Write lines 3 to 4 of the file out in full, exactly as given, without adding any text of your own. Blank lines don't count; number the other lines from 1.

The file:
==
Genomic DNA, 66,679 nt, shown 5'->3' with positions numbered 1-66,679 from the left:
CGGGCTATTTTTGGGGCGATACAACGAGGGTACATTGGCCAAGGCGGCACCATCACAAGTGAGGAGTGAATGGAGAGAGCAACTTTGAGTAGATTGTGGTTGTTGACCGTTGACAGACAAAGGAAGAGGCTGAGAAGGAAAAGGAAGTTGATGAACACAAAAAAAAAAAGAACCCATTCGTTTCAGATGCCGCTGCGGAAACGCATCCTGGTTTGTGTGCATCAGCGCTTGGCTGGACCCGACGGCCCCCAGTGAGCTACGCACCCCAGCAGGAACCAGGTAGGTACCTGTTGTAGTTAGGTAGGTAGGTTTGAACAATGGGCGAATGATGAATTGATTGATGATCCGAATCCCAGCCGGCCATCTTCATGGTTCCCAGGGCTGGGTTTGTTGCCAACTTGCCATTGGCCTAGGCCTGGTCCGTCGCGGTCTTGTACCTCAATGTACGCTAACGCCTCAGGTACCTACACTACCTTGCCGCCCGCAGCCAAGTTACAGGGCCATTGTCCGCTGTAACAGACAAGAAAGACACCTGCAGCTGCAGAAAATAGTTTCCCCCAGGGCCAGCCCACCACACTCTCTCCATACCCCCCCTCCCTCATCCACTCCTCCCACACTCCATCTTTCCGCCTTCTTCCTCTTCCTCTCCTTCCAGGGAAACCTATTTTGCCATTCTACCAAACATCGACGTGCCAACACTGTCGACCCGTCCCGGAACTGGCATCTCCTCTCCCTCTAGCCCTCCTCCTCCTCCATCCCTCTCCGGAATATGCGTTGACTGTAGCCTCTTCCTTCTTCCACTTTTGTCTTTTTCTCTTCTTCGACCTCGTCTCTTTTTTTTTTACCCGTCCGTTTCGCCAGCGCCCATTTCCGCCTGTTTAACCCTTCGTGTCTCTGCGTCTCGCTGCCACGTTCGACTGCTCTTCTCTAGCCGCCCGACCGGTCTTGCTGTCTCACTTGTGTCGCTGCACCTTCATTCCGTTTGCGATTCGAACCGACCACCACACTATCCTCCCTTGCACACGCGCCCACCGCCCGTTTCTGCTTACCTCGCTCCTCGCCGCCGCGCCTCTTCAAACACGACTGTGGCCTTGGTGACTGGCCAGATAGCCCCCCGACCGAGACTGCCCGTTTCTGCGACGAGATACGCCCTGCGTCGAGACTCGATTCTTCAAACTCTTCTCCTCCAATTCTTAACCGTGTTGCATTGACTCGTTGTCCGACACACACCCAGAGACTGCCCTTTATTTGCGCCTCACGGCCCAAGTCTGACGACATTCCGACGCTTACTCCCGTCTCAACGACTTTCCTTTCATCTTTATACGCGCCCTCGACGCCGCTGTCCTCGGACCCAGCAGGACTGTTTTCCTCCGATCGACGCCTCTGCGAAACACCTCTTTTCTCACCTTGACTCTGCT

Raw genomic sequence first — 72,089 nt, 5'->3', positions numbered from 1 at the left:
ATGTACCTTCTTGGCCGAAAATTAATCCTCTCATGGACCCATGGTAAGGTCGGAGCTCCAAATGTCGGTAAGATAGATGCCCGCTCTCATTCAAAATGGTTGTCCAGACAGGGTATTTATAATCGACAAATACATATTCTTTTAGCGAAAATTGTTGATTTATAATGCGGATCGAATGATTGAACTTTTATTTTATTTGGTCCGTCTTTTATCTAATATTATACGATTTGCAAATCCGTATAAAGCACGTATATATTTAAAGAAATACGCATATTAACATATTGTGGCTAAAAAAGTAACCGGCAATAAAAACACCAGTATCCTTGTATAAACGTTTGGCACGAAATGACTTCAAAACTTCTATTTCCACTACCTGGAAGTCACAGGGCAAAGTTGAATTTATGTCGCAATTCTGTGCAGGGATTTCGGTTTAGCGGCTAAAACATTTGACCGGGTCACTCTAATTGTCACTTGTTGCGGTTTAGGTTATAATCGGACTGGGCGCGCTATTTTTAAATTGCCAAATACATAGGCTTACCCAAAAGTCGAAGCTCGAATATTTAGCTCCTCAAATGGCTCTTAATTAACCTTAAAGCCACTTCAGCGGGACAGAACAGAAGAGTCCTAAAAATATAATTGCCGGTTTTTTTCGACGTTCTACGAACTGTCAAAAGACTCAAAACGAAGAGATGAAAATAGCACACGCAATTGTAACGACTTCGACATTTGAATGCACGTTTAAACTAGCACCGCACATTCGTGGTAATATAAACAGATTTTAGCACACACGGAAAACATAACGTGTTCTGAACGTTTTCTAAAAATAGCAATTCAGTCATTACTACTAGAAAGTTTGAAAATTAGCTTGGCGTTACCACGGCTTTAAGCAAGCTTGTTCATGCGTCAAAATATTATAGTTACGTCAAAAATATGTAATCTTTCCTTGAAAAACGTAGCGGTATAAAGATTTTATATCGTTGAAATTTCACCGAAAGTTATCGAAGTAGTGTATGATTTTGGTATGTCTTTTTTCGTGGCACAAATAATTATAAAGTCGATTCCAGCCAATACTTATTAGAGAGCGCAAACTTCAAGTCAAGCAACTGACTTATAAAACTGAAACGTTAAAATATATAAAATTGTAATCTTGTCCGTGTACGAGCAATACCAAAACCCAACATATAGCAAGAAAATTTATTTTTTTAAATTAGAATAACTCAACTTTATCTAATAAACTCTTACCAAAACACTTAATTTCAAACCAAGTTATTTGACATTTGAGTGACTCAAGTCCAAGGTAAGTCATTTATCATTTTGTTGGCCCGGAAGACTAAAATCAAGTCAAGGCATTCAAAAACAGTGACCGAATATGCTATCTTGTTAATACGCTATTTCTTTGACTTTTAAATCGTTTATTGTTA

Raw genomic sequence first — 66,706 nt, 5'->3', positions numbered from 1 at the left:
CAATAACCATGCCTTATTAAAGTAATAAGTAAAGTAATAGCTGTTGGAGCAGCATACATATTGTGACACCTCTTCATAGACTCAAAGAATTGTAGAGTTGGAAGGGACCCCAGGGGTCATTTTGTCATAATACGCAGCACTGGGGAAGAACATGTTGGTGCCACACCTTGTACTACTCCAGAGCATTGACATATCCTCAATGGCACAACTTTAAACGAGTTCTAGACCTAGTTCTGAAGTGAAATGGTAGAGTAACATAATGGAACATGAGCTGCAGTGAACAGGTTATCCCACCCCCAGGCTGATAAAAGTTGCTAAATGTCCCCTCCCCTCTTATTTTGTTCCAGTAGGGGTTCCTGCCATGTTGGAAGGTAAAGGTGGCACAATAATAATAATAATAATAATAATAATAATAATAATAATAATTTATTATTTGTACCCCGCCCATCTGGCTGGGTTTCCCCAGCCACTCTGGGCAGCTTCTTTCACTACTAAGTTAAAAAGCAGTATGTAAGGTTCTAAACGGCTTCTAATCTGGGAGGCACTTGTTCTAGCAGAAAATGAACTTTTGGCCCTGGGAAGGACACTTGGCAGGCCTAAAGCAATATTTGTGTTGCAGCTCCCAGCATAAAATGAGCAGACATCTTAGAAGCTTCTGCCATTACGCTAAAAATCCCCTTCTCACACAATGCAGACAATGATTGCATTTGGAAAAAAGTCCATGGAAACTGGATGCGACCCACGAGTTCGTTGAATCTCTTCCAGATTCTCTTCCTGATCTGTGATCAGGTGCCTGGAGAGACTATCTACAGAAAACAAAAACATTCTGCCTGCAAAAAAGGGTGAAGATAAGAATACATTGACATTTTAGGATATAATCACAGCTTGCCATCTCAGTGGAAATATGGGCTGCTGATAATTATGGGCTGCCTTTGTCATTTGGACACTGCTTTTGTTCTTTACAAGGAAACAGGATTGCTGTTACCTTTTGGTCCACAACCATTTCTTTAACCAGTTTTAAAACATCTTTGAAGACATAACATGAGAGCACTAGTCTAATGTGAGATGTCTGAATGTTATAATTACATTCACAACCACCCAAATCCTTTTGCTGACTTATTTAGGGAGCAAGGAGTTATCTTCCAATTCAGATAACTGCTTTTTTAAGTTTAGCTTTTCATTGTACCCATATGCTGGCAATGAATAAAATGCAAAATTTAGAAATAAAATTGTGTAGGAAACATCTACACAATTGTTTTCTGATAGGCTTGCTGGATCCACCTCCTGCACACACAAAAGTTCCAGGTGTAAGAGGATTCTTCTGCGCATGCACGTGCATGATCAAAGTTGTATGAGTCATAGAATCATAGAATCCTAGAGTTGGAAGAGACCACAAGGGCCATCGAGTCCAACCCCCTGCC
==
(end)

Raw genomic sequence first — 72,089 nt, 5'->3', positions numbered from 1 at the left:
ATGTACCTTCTTGGCCGAAAATTAATCCTCTCATGGACCCATGGTAAGGTCGGAGCTCCAAATGTCGGTAAGATAGATGCCCGCTCTCATTCAAAATGGTTGTCCAGACAGGGTATTTATAATCGACAAATACATATTCTTTTAGCGAAAATTGTTGATTTATAATGCGGATCGAATGATTGAACTTTTATTTTATTTGGTCCGTCTTTTATCTAATATTATACGATTTGCAAATCCGTATAAAGCACGTATATATTTAAAGAAATACGCATATTAACATATTGTGGCTAAAAAAGTAACCGGCAATAAAAACACCAGTATCCTTGTATAAACGTTTGGCACGAAATGACTTCAAAACTTCTATTTCCACTACCTGGAAGTCACAGGGCAAAGTTGAATTTATGTCGCAATTCTGTGCAGGGATTTCGGTTTAGCGGCTAAAACATTTGACCGGGTCACTCTAATTGTCACTTGTTGCGGTTTAGGTTATAATCGGACTGGGCGCGCTATTTTTAAATTGCCAAATACATAGGCTTACCCAAAAGTCGAAGCTCGAATATTTAGCTCCTCAAATGGCTCTTAATTAACCTTAAAGCCACTTCAGCGGGACAGAACAGAAGAGTCCTAAAAATATAATTGCCGGTTTTTTTCGACGTTCTACGAACTGTCAAAAGACTCAAAACGAAGAGATGAAAATAGCACACGCAATTGTAACGACTTCGACATTTGAATGCACGTTTAAACTAGCACCGCACATTCGTGGTAATATAAACAGATTTTAGCACACACGGAAAACATAACGTGTTCTGAACGTTTTCTAAAAATAGCAATTCAGTCATTACTACTAGAAAGTTTGAAAATTAGCTTGGCGTTACCACGGCTTTAAGCAAGCTTGTTCATGCGTCAAAATATTATAGTTACGTCAAAAATATGTAATCTTTCCTTGAAAAACGTAGCGGTATAAAGATTTTATATCGTTGAAATTTCACCGAAAGTTATCGAAGTAGTGTATGATTTTGGTATGTCTTTTTTCGTGGCACAAATAATTATAAAGTCGATTCCAGCCAATACTTATTAGAGAGCGCAAACTTCAAGTCAAGCAACTGACTTATAAAACTGAAACGTTAAAATATATAAAATTGTAATCTTGTCCGTGTACGAGCAATACCAAAACCCAACATATAGCAAGAAAATTTATTTTTTTAAATTAGAATAACTCAACTTTATCTAATAAACTCTTACCAAAACACTTAATTTCAAACCAAGTTATTTGACATTTGAGTGACTCAAGTCCAAGGTAAGTCATTTATCATTTTGTTGGCCCGGAAGACTAAAATCAAGTCAAGGCATTCAAAAACAGTGACCGAATATGCTATCTTGTTAATACGCTATTTCTTTGACTTTTAAATCGTTTATTGTTA